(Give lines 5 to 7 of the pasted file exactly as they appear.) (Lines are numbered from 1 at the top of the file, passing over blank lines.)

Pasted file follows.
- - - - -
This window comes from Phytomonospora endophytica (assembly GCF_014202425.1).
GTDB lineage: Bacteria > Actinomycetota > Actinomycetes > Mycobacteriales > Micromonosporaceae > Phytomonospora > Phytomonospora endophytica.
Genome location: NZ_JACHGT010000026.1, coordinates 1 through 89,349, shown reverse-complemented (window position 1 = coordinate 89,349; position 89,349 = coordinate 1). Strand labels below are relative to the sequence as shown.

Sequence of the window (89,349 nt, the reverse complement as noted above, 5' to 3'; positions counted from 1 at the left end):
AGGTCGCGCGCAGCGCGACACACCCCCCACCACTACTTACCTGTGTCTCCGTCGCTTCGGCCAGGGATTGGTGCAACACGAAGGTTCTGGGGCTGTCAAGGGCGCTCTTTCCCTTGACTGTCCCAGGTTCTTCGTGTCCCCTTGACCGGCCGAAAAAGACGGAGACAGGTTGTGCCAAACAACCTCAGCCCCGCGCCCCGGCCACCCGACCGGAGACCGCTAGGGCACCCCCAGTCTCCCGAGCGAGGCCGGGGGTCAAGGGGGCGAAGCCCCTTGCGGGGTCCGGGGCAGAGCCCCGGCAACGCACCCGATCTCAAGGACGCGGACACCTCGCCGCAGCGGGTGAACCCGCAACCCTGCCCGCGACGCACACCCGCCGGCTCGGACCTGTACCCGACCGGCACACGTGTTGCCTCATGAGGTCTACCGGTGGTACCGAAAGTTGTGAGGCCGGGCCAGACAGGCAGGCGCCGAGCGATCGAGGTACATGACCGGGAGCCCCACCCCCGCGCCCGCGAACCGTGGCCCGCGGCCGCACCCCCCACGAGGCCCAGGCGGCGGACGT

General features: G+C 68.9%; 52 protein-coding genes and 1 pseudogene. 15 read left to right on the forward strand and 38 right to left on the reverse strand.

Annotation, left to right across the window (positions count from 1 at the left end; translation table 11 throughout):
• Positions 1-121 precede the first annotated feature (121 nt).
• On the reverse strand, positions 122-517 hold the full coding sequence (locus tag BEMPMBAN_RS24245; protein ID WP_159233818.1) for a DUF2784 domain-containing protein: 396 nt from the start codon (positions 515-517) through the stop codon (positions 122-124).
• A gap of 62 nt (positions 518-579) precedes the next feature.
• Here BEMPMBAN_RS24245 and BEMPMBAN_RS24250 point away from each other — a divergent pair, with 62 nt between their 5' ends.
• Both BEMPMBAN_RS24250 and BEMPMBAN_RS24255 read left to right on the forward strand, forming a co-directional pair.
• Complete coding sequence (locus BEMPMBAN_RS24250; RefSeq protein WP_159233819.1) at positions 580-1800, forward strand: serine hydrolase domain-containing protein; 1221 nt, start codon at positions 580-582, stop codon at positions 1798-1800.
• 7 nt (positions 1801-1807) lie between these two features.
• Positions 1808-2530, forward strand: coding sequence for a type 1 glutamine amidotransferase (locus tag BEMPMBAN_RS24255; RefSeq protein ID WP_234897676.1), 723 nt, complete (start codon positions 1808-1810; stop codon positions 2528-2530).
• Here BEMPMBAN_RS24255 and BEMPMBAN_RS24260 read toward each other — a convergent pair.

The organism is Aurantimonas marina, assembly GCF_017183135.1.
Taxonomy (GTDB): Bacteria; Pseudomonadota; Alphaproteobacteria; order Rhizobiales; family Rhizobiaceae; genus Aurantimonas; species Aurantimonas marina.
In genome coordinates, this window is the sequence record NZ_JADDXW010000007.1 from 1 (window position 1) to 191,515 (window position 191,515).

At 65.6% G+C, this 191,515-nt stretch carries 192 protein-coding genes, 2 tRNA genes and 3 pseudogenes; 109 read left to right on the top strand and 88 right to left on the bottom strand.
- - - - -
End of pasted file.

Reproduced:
AGGTCGCGCGCAGCGCGACACACCCCCCACCACTACTTACCTGTGTCTCCGTCGCTTCGGCCAGGGATTGGTGCAACACGAAGGTTCTGGGGCTGTCAAGGGCGCTCTTTCCCTTGACTGTCCCAGGTTCTTCGTGTCCCCTTGACCGGCCGAAAAAGACGGAGACAGGTTGTGCCAAACAACCTCAGCCCCGCGCCCCGGCCACCCGACCGGAGACCGCTAGGGCACCCCCAGTCTCCCGAGCGAGGCCGGGGGTCAAGGGGGCGAAGCCCCTTGCGGGGTCCGGGGCAGAGCCCCGGCAACGCACCCGATCTCAAGGACGCGGACACCTCGCCGCAGCGGGTGAACCCGCAACCCTGCCCGCGACGCACACCCGCCGGCTCGGACCTGTACCCGACCGGCACACGTGTTGCCTCATGAGGTCTACCGGTGGTACCGAAAGTTGTGAGGCCGGGCCAGACAGGCAGGCGCCGAGCGATCGAGGTACATGACCGGGAGCCCCACCCCCGCGCCCGCGAACCGTGGCCCGCGGCCGCACCCCCCACGAGGCCCAGGCGGCGGACGT

General features: G+C 68.9%; 52 protein-coding genes and 1 pseudogene. 15 read left to right on the forward strand and 38 right to left on the reverse strand.

Annotation, left to right across the window (positions count from 1 at the left end; translation table 11 throughout):